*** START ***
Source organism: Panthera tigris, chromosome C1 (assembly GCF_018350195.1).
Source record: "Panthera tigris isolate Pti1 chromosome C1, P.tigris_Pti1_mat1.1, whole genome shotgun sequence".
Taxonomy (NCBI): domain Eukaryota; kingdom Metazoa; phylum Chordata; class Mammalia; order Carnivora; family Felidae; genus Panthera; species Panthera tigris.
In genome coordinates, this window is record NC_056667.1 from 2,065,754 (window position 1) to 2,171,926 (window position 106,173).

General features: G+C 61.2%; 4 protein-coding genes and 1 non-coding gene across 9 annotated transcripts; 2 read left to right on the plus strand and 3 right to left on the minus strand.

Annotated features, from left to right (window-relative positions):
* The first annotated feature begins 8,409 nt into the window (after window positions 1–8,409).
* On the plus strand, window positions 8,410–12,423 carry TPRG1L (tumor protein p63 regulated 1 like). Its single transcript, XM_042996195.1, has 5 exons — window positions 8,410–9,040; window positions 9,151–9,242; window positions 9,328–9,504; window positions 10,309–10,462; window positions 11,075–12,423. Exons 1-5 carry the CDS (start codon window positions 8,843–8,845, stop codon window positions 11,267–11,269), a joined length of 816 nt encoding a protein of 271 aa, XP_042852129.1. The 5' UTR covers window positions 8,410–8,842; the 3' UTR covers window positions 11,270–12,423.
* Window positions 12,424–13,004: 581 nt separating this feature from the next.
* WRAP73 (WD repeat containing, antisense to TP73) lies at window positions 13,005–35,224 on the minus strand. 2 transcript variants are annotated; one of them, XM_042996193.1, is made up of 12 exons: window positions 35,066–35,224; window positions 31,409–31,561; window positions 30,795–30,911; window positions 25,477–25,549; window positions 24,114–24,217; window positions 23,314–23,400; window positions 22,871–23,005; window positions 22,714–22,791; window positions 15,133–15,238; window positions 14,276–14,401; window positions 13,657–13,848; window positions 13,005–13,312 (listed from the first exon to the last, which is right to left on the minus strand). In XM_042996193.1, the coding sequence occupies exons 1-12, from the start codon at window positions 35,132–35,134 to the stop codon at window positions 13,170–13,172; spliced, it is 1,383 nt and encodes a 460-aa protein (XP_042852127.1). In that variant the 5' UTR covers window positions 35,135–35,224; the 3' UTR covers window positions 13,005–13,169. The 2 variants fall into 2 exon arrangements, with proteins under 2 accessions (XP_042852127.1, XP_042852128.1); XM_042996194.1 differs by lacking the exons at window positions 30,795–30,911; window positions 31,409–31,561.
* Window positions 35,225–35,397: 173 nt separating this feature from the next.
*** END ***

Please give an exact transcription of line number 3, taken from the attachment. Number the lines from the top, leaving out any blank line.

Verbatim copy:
Taxonomy (NCBI): domain Eukaryota; kingdom Metazoa; phylum Chordata; class Mammalia; order Carnivora; family Felidae; genus Panthera; species Panthera tigris.